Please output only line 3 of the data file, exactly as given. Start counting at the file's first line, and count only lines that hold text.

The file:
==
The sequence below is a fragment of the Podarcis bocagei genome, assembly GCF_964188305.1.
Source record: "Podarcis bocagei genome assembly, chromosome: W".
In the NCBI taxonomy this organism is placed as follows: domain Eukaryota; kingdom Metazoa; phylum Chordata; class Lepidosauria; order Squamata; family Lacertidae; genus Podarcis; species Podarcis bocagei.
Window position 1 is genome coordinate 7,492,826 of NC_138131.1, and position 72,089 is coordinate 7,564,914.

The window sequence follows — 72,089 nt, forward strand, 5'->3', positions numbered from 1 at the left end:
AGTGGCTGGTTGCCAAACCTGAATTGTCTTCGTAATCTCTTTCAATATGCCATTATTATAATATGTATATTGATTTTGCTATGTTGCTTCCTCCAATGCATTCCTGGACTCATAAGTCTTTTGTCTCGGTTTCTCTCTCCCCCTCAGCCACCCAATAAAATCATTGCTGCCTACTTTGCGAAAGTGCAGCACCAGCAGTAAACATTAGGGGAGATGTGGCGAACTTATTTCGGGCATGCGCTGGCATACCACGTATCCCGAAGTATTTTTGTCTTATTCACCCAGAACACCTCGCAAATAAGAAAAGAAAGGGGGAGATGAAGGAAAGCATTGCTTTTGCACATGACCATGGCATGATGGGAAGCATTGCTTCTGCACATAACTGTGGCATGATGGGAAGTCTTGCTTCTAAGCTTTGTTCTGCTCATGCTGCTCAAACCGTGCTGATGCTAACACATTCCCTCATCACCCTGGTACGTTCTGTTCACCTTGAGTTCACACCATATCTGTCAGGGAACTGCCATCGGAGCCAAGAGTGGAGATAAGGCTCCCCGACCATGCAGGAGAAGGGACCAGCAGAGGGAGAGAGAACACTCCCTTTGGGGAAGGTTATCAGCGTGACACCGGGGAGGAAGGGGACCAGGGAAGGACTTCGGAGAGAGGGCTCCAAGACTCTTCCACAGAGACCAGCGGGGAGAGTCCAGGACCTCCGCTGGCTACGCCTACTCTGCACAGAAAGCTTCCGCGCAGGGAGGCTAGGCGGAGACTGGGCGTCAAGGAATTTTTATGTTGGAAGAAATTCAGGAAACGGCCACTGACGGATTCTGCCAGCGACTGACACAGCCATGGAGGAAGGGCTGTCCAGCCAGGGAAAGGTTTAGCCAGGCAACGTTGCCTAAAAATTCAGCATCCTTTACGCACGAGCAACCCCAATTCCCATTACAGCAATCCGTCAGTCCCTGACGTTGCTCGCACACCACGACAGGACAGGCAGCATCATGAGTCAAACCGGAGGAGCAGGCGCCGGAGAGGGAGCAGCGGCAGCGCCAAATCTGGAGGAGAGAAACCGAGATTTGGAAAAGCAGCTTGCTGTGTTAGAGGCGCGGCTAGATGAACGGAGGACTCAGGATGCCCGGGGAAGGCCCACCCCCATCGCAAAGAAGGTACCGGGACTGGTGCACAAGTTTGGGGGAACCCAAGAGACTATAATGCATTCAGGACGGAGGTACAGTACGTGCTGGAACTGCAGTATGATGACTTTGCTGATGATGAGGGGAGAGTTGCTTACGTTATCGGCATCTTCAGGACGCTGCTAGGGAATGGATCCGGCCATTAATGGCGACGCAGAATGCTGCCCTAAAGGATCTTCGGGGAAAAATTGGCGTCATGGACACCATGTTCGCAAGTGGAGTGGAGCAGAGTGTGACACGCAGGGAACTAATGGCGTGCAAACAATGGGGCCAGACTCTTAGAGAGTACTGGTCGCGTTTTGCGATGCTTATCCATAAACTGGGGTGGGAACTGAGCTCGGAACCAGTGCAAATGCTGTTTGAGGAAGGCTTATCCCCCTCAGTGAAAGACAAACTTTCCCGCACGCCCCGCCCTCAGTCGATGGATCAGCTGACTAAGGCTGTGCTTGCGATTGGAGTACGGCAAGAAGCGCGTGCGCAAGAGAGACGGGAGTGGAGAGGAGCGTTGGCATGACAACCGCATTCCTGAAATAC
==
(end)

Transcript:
In the NCBI taxonomy this organism is placed as follows: domain Eukaryota; kingdom Metazoa; phylum Chordata; class Lepidosauria; order Squamata; family Lacertidae; genus Podarcis; species Podarcis bocagei.